The BCSE is available four times per year during testing windows. Each test window will comprise a one- or two-week period during which testing appointments may be scheduled. The exam is administered at Prometric Inc.TM test centres throughout Canada and the USA, as well as several overseas. Please go online at www.prometric.com to view the list of test centres available to you for the BCSE.
The North American Veterinary Licensing Examination (NAVLE®) comprises 360 multiple choice questions, which are administered one at a time by computer. About 10 percent of the questions will include relevant graphic or pictorial information (photograph, radiograph, chart, etc.). This exam is designed to measure one’s general knowledge base in the various scientific and clinical disciplines required in veterinary medicine, as they apply to private clinical practice of the profession in North America. The NAVLE® requires one full day to complete.
The NAVLE® is offered during a two-week testing window in April and a four-week testing window from mid-November to mid- December of each year. The NAVLE is administered at Pometric test centers (PTCs) in Canada, the United States and U.S. Territories, and at selected PTCs in 13 testing regions overseas, as listed on the NAVLE registration form. There is an additional fee for overseas testing outside North America. Locations of PTCs available for the NAVLE can be found at the Prometric website (www.prometric.com). Select the “National Board of Veterinary Medical Examiners” in one of the drop-down lists on the Prometric home page to search for test center locations for the NAVLE.
The Clinical Proficiency Examination (CPE) is a practical examination of the candidate’s medical and surgical skills. It is designed to assess the candidate’s ability to handle actual medical, surgical and diagnostic problems in a clinical or hospital setting. The CPE requires is typically administered over a three to five days and involves the examination/treatment of live animals and the performance of routine laboratory procedures.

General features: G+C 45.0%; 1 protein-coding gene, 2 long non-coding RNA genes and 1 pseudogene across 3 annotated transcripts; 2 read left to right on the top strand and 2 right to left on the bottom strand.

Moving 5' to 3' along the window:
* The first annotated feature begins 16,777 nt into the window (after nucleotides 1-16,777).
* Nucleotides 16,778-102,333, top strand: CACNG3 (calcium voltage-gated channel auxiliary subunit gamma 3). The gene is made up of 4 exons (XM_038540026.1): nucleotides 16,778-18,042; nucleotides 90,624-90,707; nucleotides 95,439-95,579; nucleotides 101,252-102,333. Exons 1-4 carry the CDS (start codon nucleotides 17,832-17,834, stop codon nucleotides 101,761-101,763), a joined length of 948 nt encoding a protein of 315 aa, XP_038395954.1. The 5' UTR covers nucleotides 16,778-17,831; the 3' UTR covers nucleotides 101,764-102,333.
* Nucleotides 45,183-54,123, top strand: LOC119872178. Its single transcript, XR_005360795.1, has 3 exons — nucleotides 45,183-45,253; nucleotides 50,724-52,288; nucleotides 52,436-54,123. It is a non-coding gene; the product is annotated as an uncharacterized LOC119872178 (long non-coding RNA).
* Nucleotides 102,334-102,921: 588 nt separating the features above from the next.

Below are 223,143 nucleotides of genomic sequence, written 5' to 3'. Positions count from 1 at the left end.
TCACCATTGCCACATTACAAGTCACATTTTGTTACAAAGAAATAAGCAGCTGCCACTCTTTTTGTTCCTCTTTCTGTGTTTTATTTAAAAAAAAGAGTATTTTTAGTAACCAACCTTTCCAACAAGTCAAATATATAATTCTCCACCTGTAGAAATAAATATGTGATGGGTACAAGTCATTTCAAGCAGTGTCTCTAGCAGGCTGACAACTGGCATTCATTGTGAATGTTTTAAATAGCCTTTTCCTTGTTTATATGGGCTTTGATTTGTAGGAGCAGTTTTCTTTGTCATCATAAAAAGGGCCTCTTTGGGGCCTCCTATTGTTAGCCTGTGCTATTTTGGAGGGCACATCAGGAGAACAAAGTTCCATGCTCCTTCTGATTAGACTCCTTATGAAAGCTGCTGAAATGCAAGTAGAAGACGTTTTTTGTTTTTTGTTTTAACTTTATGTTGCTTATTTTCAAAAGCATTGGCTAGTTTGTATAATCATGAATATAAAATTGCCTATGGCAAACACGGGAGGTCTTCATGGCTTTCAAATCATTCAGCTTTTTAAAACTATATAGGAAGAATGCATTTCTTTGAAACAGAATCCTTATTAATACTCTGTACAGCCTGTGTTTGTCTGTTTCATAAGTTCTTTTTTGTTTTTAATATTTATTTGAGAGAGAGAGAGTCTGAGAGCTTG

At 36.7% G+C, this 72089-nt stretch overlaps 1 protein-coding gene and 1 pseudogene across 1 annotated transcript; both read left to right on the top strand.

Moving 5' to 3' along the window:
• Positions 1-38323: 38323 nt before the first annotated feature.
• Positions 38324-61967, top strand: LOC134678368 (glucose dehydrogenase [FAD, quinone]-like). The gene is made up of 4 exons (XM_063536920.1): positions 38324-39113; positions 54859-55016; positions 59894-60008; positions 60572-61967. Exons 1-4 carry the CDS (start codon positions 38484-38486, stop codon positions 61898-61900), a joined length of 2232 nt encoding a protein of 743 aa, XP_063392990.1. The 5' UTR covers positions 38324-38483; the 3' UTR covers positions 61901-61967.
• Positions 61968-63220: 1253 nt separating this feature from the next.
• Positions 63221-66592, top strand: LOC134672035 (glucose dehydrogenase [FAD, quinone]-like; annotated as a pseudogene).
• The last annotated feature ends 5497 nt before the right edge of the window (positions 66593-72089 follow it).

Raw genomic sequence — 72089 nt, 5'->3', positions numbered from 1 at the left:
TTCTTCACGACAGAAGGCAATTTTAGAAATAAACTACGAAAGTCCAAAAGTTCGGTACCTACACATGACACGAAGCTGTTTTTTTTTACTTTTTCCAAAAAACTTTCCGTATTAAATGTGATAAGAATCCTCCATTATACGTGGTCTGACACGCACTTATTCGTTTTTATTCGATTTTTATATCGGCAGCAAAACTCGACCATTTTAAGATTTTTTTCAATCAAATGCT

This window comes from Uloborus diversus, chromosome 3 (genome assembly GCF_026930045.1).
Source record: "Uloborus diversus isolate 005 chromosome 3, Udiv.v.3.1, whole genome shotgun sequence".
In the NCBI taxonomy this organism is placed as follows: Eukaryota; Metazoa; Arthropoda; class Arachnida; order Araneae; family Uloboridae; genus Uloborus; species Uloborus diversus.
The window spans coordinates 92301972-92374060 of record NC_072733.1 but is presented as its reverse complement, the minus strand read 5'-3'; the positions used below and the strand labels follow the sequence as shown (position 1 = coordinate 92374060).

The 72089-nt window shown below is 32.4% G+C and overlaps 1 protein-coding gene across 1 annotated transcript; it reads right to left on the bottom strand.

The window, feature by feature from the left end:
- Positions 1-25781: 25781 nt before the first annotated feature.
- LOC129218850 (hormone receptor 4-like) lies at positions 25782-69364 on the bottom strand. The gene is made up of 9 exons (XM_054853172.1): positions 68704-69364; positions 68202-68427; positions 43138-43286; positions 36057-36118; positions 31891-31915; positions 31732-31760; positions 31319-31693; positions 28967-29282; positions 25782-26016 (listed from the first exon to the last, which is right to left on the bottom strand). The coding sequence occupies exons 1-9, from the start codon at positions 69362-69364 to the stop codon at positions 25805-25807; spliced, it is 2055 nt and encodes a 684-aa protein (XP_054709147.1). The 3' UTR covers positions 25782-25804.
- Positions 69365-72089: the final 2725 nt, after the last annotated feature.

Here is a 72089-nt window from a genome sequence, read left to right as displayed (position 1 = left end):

The CPE is available several times per year in English, at Canadian colleges of veterinary medicine. The CPE is available in French only at the Faculté de médecine vétérinaire (St-Hyacinthe, Québec) usually two (2) times a year. Candidates eligible to take the CPE will be informed by the NEB as to when they may register. Please note that, currently the waiting period between passing the NAVLE and the date of an opportunity to appear for the CPE that the NEB is able to offer is at least 24 months on average.
All three examinations may be taken in either English or French. Examination fees are payable at the time of registration for each examination.
Candidates who successfully complete the NEB examination process are granted a Certificate of Qualification (CQ). A CQ or completion of the examinations is a prerequisite to apply for a general veterinary license in all the provinces of Canada. The licensing authorities in any province may require further examinations in addition to or in lieu of those required to obtain a CQ.